Workshop 1 draft programme

Big Data on the Roman Table

AHRC Research Network


College Court Conference Centre and Hotel, Leicester (26th-27th September 2015)

Organisers: Pim Allison and Martin Pitts

All presentations 10-15 minutes, to address papers posted on on-line forum, followed by 15-20 min discussion. (NB. The organisation of presentations below is provisional and may change.)

Day 0 (Friday 25th Sept):

(Registration information will be available at College Court reception from c. 6 pm for those staying Friday night.)

19.00 – DINNER


Day 1: Current approaches to table wares and consumption practice

8.30 – 9.15: Registration. Arrival tea/coffee.

Morning sessions

Current practices and challenges: describing and visualising artefacts and artefact assemblages to characterise consumption practice; dealing with legacy data; comparisons with other archaeological foodways analyses; challenges and potential for analysis and visualisation

9.15 – 9.20: Pim Allison and Martin Pitts, Welcome to Workshop 1, organisation and house-keeping

9.20 – 9.45: Pim Allison Introduction to workshop themes using own case studies

9.45 – 10.15: Stephanie Ratto, and Alessandro Quercia - Eating and drinking on the boundaries of Italia

10.15 – 10.45: Nick Cooper and Liz Johnson– Eating in and eating out in Roman Leicester

10.45 – 11.15:  TEA/COFFEE BREAK

11.15 – 11.45:  Michael Marshall and Fiona Seeley - Dinner with the neighbours? Issues with characterising, comparing and synthesising site assemblages from Roman London

11.45 – 12.15: Beccy Jones and David Breeze- Brief flirtations in time: studying rich but short-lived military interludes

12.15 – 12.45: Benjamin P. Luley - Investigating Changing Consumption Patterns through Ceramic Data: The Perspective from Roman Mediterranean France

12.45 – 14.00: LUNCH

Afternoon sessions

Conceptual concerns: determining vessel function(s) linked to social practices; studying consumption via deposition; differentiating choice from overarching supply patterns; beyond quantification: analysing vessel size, colour, and use-wear

14.00 – 14.30: Laura Banducci Multi-functionality in Roman ceramics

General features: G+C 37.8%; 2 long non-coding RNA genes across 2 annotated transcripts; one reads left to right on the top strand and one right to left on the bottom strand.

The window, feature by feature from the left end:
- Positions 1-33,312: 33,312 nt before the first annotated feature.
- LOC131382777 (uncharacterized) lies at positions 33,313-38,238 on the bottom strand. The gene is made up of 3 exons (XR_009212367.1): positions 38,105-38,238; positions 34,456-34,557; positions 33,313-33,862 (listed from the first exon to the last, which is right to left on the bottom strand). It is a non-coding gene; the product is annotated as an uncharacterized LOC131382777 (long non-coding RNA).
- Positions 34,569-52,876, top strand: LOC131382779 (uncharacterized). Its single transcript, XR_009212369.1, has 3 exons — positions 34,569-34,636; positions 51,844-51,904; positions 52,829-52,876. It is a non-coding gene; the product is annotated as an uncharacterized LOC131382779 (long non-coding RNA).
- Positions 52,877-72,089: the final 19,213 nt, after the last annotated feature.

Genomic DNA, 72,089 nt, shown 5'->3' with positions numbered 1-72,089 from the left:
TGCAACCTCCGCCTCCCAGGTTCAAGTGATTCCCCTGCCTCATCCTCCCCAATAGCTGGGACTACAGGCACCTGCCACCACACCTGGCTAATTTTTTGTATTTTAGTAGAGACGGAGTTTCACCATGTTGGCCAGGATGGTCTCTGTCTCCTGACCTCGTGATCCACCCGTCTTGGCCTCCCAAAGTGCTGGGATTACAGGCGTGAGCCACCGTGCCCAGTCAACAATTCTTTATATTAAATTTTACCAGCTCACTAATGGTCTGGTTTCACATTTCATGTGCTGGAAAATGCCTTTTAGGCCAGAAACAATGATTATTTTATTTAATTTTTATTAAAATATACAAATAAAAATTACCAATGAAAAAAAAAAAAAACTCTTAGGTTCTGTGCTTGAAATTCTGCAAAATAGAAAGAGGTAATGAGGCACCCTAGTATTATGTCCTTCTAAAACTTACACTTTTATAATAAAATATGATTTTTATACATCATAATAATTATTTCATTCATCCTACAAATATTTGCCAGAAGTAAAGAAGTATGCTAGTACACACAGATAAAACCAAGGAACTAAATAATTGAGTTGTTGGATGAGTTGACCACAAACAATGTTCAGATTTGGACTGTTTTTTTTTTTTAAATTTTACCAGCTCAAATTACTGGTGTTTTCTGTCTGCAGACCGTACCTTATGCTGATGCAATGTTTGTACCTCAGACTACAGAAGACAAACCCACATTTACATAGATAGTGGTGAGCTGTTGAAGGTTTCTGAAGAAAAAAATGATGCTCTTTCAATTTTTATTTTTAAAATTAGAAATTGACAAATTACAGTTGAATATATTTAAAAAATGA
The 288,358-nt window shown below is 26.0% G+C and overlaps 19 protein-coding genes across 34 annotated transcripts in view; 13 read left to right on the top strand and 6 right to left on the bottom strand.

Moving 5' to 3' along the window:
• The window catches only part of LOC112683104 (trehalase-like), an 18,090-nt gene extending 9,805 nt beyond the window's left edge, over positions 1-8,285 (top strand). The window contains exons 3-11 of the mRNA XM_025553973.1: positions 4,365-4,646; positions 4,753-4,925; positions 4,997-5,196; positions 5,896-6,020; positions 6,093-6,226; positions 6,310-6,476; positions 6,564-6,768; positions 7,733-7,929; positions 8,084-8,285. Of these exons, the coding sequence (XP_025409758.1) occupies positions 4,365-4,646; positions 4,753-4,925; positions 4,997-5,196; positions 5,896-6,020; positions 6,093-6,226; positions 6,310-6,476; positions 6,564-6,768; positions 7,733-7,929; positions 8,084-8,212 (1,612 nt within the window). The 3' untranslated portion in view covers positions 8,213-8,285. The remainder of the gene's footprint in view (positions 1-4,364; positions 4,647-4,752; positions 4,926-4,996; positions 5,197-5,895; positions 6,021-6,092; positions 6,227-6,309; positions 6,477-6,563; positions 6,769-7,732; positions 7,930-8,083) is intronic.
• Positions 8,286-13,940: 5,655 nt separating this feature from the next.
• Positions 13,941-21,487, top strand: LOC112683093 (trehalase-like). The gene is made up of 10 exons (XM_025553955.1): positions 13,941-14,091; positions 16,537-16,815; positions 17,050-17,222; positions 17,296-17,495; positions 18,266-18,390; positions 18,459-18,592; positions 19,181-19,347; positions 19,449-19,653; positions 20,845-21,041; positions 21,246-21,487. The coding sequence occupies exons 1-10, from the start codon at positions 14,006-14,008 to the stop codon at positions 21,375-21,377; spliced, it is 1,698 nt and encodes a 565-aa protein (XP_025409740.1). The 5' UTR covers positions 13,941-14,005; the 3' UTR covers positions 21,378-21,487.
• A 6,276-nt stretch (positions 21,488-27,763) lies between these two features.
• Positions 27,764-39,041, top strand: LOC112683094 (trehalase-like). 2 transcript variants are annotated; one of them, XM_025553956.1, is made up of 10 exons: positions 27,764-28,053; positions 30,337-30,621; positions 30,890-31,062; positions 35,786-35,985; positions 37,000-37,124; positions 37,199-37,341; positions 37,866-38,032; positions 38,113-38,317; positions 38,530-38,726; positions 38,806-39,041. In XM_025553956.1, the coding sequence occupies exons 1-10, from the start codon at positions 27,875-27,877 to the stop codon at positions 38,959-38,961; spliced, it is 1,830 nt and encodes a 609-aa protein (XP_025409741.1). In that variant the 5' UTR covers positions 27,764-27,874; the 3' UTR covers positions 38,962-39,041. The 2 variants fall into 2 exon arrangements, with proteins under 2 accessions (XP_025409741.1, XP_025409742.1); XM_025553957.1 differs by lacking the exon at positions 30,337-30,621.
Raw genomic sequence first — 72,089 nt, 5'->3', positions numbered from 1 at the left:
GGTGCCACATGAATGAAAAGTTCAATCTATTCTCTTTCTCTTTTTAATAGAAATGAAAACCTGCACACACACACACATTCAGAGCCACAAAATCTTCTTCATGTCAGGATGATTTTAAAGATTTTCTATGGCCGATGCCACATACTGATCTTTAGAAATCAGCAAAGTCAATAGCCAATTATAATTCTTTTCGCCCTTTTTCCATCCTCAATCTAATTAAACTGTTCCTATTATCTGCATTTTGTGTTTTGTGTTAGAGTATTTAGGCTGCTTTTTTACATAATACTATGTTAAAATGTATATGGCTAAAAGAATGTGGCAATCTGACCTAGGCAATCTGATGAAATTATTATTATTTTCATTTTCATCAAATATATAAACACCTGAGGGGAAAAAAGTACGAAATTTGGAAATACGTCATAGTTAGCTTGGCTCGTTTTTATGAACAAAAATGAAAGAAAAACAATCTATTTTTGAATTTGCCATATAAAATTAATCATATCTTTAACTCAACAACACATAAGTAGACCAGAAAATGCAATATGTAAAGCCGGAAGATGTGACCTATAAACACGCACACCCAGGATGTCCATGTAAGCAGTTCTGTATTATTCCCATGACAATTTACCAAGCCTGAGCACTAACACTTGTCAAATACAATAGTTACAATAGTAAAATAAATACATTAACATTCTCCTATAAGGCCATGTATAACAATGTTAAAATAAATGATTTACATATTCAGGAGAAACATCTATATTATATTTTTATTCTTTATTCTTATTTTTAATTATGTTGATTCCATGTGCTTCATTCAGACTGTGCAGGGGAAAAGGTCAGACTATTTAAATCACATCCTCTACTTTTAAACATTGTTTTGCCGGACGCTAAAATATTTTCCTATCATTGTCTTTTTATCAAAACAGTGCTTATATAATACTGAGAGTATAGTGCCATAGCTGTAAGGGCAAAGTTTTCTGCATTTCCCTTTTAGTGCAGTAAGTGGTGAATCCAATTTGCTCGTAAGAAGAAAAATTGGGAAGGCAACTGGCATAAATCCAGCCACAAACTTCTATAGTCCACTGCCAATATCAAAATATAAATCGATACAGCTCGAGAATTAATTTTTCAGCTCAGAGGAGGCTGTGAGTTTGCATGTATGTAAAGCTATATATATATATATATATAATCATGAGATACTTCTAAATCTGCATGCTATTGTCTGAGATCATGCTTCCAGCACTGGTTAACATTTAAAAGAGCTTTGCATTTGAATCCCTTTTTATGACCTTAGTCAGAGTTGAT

14.30 – 15.00: Luana Toniolo and Laura D'Esposito –  Digging in the Pompeian storerooms: foodways and consumption patterns through legacy data

15.00 – 15.30: Edward Biddulph – Worth making a meal of: Why quantifying Roman pottery matters

15.30 – 16.00: TEA/COFFEE BREAK

16.00–16.30: Xavier DeruStudying function for Roman pottery: some remarks

16.30–17.00:  Allard Mees and Geoffrey Dannell – Before it gets on the table

17.00–17.30:  Emilio Tuosto, et al.On ontological data representation

17.30–18.00: Round up discussion for the day, highlighting themes that have emerged and need addressing

18.00 – 19.00 Drinks reception (College Court bar)

19.00: DINNER


Day 2: New or specialist approaches: analysis and visualisation

8.30 – 9.00 Arrival tea/coffee

Morning sessions

Innovative techniques and analyses: working between different scales of analysis; bespoke quantitative analyses for extracting consumption-related patterns; bespoke spatial analyses for extracting consumption-related patterns; challenges and potential of analysis and visualisation

9.00– 9.30: Martin Pitts - Table ware suites and shifting analytical scales: from micro to macro

9.30–10.00: Jesús BermejoDomestic production and consumption patterns in the Roman rural settlement of the Madrillian Region (Central Spain) [via Skype]

10.00–10.30: Rien Polak and Ryan Niemeijer – Quantitative and spatial analysis of tableware from the canabae legionis at Nijmegen (NL)

10.30 - 11.00:  TEA/COFFEE BREAK

11.00–11.30: Rinse Willet – Asia Minor assemblages, differences in types/shapes between western seaboard and other sites, Sagalassos as producer – using range of visualisation methods

11.30 - 12.00:  Martin SterryDeveloping a method for a spatial correspondence analysis.

12.00–12.30: Jeremy Levesley Data interpretation techniques

12.30 – 13.30: LUNCH

Afternoon session

Ways forward: Useful new collation, analytical and visualisation methods; approaches to best practice

13.30-15.30: Discussion led by Prof. David Mattingly – based around questions arising from online forum and from workshop presentations and discussions to:

  • highlight main themes
  • discuss key issues for development of guidelines
  • identify topics for Workshop 2

15.30-16.00: TEA/COFFEE  and Close of Workshop

For abstracts

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